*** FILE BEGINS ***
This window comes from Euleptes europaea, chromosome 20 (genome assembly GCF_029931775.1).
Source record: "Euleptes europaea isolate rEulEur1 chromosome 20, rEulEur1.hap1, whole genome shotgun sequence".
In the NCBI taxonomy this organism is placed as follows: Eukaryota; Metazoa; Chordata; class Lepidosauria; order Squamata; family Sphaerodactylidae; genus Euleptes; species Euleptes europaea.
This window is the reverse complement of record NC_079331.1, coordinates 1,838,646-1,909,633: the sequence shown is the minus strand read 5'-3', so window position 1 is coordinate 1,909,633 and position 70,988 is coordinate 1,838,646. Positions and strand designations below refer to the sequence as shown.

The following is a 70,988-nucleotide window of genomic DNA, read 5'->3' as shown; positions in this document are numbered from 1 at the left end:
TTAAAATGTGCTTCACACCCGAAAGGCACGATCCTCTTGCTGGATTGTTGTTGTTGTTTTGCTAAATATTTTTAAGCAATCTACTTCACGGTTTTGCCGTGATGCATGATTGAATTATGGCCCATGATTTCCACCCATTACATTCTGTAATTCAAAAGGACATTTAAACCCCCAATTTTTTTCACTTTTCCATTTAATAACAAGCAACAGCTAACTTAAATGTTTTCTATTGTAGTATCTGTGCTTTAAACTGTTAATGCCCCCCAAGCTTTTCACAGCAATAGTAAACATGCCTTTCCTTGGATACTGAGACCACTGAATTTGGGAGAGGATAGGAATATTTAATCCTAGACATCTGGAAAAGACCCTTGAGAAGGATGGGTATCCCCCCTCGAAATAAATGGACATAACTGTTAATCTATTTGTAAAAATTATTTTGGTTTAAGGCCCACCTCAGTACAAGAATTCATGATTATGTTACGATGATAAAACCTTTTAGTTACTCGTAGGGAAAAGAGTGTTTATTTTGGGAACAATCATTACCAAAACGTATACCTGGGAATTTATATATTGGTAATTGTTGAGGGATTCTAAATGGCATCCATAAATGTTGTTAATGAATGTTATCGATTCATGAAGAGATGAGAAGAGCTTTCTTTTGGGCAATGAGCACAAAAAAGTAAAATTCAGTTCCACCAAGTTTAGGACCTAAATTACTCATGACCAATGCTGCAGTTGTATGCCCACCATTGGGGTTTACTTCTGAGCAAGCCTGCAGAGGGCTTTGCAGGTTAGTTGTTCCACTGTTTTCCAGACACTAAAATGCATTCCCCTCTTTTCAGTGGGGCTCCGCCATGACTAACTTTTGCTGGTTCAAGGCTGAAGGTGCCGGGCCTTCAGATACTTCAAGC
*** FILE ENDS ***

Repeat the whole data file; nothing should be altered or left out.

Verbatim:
This window comes from Euleptes europaea, chromosome 20 (genome assembly GCF_029931775.1).
Source record: "Euleptes europaea isolate rEulEur1 chromosome 20, rEulEur1.hap1, whole genome shotgun sequence".
In the NCBI taxonomy this organism is placed as follows: Eukaryota; Metazoa; Chordata; class Lepidosauria; order Squamata; family Sphaerodactylidae; genus Euleptes; species Euleptes europaea.
This window is the reverse complement of record NC_079331.1, coordinates 1,838,646-1,909,633: the sequence shown is the minus strand read 5'-3', so window position 1 is coordinate 1,909,633 and position 70,988 is coordinate 1,838,646. Positions and strand designations below refer to the sequence as shown.

The following is a 70,988-nucleotide window of genomic DNA, read 5'->3' as shown; positions in this document are numbered from 1 at the left end:
TTAAAATGTGCTTCACACCCGAAAGGCACGATCCTCTTGCTGGATTGTTGTTGTTGTTTTGCTAAATATTTTTAAGCAATCTACTTCACGGTTTTGCCGTGATGCATGATTGAATTATGGCCCATGATTTCCACCCATTACATTCTGTAATTCAAAAGGACATTTAAACCCCCAATTTTTTTCACTTTTCCATTTAATAACAAGCAACAGCTAACTTAAATGTTTTCTATTGTAGTATCTGTGCTTTAAACTGTTAATGCCCCCCAAGCTTTTCACAGCAATAGTAAACATGCCTTTCCTTGGATACTGAGACCACTGAATTTGGGAGAGGATAGGAATATTTAATCCTAGACATCTGGAAAAGACCCTTGAGAAGGATGGGTATCCCCCCTCGAAATAAATGGACATAACTGTTAATCTATTTGTAAAAATTATTTTGGTTTAAGGCCCACCTCAGTACAAGAATTCATGATTATGTTACGATGATAAAACCTTTTAGTTACTCGTAGGGAAAAGAGTGTTTATTTTGGGAACAATCATTACCAAAACGTATACCTGGGAATTTATATATTGGTAATTGTTGAGGGATTCTAAATGGCATCCATAAATGTTGTTAATGAATGTTATCGATTCATGAAGAGATGAGAAGAGCTTTCTTTTGGGCAATGAGCACAAAAAAGTAAAATTCAGTTCCACCAAGTTTAGGACCTAAATTACTCATGACCAATGCTGCAGTTGTATGCCCACCATTGGGGTTTACTTCTGAGCAAGCCTGCAGAGGGCTTTGCAGGTTAGTTGTTCCACTGTTTTCCAGACACTAAAATGCATTCCCCTCTTTTCAGTGGGGCTCCGCCATGACTAACTTTTGCTGGTTCAAGGCTGAAGGTGCCGGGCCTTCAGATACTTCAAGC